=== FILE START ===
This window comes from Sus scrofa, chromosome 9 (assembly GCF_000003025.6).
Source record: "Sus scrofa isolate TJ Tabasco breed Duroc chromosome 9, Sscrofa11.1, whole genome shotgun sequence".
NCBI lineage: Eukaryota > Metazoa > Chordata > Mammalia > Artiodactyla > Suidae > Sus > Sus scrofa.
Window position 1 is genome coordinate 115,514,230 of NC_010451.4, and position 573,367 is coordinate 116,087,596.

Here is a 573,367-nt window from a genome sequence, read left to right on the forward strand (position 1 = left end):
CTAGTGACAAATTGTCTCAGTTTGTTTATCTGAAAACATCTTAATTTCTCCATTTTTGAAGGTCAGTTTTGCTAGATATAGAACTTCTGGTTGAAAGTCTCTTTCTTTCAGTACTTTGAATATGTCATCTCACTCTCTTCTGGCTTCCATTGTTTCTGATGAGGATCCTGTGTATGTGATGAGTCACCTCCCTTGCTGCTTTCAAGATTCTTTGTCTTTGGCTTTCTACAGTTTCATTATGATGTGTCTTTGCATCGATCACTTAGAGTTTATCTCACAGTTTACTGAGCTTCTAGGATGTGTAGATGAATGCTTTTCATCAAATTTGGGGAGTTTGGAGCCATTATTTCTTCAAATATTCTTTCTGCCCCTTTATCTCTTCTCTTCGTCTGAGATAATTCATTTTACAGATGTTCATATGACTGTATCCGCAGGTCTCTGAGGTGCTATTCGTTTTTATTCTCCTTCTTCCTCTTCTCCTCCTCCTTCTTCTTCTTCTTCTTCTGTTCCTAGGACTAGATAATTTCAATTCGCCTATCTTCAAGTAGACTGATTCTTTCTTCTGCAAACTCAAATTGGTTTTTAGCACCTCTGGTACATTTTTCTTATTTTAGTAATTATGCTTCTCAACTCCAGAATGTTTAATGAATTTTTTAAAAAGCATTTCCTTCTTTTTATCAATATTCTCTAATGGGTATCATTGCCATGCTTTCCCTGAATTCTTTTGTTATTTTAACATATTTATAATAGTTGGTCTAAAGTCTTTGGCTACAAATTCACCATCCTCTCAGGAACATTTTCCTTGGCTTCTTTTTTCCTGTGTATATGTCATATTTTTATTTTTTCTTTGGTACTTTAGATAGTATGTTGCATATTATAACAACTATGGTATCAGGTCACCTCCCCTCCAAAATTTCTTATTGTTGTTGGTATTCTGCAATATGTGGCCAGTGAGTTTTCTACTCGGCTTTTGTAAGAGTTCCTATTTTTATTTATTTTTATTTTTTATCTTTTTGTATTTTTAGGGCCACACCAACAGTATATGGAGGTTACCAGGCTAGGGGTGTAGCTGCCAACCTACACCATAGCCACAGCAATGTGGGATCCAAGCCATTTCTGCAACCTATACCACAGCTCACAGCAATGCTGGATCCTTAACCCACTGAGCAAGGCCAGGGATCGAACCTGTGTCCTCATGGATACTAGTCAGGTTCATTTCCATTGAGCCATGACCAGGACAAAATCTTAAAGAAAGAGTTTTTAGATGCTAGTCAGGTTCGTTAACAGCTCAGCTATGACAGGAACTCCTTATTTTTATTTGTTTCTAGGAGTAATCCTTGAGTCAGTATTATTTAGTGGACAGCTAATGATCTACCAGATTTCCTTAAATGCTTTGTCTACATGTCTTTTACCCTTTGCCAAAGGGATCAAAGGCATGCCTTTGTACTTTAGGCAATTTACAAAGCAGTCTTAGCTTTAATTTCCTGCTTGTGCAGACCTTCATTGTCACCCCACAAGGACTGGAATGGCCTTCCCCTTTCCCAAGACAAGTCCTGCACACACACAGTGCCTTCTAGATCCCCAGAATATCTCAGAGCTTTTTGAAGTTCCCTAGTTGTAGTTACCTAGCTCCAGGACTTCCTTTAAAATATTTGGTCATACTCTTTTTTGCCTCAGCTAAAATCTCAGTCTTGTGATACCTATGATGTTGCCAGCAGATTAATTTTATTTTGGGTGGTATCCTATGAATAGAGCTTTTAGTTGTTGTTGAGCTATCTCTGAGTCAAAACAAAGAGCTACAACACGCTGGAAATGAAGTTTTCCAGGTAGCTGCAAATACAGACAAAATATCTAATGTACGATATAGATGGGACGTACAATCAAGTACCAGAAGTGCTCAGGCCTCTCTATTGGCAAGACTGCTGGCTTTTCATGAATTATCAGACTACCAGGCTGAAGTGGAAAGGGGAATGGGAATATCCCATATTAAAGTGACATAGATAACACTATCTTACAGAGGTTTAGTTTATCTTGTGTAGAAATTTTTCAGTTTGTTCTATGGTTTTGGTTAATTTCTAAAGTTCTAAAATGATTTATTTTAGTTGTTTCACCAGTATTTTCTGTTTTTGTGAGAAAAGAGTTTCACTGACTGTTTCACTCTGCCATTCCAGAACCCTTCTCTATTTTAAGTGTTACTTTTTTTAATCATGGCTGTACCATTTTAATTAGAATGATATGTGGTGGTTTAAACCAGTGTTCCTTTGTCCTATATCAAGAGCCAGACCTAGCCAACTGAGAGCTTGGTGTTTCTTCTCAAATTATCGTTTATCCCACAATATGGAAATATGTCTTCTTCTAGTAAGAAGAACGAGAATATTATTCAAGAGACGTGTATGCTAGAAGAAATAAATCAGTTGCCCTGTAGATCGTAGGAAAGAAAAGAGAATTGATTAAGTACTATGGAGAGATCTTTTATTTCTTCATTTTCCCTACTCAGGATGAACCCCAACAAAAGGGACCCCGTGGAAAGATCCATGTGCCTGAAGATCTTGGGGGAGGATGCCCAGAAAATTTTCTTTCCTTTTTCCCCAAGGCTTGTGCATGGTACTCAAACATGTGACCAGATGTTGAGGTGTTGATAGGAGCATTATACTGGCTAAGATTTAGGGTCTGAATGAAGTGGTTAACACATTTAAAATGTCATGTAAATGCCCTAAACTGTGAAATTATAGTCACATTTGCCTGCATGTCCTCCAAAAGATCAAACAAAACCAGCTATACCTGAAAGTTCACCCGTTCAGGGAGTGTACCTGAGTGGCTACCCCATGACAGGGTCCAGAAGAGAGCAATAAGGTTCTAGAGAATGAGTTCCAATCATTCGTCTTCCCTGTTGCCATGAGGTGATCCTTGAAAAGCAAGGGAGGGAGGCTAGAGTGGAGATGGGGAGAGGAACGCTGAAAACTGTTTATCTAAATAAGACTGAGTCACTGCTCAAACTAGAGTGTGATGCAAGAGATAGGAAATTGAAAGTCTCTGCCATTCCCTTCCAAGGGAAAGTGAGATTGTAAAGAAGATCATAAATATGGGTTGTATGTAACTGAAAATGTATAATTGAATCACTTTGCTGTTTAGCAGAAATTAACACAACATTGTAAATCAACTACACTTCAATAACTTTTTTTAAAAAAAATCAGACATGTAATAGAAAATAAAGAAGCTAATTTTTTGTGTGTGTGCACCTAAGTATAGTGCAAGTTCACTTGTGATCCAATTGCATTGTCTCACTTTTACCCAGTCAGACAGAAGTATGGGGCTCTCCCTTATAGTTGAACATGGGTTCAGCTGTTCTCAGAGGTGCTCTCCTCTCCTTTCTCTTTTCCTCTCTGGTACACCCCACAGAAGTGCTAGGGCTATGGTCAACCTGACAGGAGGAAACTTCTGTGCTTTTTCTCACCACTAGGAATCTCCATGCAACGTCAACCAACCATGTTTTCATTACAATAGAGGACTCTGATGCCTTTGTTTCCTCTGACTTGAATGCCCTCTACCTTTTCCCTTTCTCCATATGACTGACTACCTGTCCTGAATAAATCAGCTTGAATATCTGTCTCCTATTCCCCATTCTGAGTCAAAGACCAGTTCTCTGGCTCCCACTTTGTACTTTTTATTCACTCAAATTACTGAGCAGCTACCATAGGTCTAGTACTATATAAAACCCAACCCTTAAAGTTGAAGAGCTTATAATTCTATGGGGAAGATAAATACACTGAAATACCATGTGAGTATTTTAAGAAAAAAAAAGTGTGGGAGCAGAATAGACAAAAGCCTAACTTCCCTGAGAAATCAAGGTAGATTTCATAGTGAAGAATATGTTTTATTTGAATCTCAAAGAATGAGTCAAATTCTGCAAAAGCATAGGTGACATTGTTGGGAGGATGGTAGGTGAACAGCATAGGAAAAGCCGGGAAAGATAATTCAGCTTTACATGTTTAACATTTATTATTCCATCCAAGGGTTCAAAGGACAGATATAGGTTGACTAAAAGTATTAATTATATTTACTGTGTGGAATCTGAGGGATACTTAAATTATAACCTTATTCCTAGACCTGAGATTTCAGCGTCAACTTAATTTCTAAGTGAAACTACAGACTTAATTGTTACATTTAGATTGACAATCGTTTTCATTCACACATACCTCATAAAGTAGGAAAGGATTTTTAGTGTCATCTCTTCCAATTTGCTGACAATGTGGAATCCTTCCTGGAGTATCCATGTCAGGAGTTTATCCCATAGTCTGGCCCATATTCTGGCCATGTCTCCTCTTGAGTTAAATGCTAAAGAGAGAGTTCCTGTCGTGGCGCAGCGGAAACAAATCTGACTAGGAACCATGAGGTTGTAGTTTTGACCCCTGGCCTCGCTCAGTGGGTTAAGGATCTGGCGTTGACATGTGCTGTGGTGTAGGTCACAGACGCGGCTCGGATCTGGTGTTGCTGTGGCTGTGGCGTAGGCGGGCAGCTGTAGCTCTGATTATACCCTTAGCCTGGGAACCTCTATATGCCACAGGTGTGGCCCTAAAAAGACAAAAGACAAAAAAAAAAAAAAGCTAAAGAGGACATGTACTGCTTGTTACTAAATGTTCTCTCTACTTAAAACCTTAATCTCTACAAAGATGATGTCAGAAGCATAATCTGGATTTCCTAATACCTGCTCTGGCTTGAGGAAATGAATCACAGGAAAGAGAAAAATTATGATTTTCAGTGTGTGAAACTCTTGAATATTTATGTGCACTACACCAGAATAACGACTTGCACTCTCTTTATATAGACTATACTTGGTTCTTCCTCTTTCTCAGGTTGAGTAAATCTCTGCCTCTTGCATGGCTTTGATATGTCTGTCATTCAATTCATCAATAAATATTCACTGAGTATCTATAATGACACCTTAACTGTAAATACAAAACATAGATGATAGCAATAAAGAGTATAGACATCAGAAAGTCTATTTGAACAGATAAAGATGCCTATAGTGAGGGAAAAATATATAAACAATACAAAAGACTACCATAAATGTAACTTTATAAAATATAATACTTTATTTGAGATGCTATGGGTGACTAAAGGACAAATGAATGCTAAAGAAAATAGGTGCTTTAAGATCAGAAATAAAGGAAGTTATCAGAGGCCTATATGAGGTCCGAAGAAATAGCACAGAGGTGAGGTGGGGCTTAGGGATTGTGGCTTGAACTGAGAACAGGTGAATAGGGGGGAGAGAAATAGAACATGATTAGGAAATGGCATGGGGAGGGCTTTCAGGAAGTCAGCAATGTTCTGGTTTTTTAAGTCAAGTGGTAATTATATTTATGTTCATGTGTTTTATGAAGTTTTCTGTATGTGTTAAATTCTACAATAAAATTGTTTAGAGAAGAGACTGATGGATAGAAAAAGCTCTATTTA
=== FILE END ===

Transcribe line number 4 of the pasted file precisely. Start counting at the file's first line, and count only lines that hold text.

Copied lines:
Window position 1 is genome coordinate 115,514,230 of NC_010451.4, and position 573,367 is coordinate 116,087,596.